Linus July 22, 2010 03:47 PM

We've heard the same thing with the last few Intel platform releases. Let's see how this pans out ;)

_dangtx_ July 22, 2010 04:12 PM

Quote:

Originally Posted by jcmaz (Post 406464)
A rather quickly translated version of what the dude said. Please forgive my crappy translating :)

Intro of how well Intel stuff overclocks, but **motherboard makers??** overclocking won't that good. Why?

Intel has told some motherboard makers some specs of the next gen sandybridge. The first Sandybridge CPU will be **released/open to the public** in the 2011 CES.

There will be two **classes** of Sandybridge CPU's. (Like Mainstream etc...) Max TDP of 95W and will have Hyperthreading technology.

The guy goes on to about some interesting facts about the Sandybridge (ie: Quad core) and the P67 chipset.

Then talks about dynamic overclocking the GPU/CPU core according to the TDP.

Intel will release unlocked versions of their CPU's.
-Two "types" of unlocked CPU: Partially and Fully unlocked. **Explained in the slide**

Apparently Intel is doing this so that it takes up less PCB space and costs less.

thanks for the translating man.

whats with the pcb space thingie though?

jcmaz July 22, 2010 04:19 PM

Idk, the dude said that without the device/thingie that controls the core clock/fsb (something like that), it could save PCB space. The dude mentioned that the device thingie would be intergrated into the chipset.

_dangtx_ July 22, 2010 04:24 PM

oh,ok. so its a physical implementation, much like a metal chastity belt for women back in the middle ages?

JD July 22, 2010 04:41 PM

Quote:

Originally Posted by lpfan4ever (Post 406461)
This is absolutely retarded. I see just a money grab hoping people buy the more expensive processors.

And if AMD follows suit, they might as well jump off a bridge. Intel doing this will give AMD a bit of a bonus.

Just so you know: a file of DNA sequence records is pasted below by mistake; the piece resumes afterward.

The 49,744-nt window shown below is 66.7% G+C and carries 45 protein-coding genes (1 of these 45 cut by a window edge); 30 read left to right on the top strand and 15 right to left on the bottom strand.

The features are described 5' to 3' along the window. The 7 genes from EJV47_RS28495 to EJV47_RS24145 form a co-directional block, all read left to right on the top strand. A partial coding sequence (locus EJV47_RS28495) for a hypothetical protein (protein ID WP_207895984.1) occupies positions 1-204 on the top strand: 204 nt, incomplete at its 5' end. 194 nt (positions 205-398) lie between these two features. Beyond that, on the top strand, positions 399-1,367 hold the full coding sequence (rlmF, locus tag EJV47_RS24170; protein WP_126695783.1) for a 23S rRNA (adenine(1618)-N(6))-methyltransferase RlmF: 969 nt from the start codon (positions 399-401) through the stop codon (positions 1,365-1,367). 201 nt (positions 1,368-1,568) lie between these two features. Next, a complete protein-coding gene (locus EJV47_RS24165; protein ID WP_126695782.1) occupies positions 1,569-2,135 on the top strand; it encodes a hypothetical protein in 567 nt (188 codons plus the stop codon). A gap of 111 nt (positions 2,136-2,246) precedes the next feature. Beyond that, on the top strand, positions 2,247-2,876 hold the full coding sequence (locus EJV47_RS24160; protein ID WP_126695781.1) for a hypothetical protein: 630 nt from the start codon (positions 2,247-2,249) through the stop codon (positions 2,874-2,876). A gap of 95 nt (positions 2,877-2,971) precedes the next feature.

Even if AMD followed suit, at least they don't overcharge for their "Black" edition models. There isn't as large a gap as Intel at least.

sswilson July 22, 2010 05:12 PM

Quote:

Originally Posted by jcmaz (Post 406484)
Idk, the dude said that without the device/thingie that controls the core clock/fsb (something like that), it could save PCB space. The dude mentioned that the device thingie would be intergrated into the chipset.

Quote:

Originally Posted by _dangtx_ (Post 406487)
oh,ok. so its a physical implementation, much like a metal chastity belt for women back in the middle ages?

Of course we'll have to wait and see, but if it's not built into the processor, and instead is something to do with the chipset, more than likely there'll be a way around it.

The other way to look at it would be to wonder if maybe the OC crippled procs would be limited to OEM builders like HP, Dell, Acer, etc....... It would make business sense (in my mind) to sell OC crippled chips in that way to allow lower prices on pre-built PCs so that those sales don't interfere with individual processor sales.... it's already getting to the point where a person shopping around for a mid-range processor might be able to get a better price for components by buying a pre-built and throwing out the motherboard/case.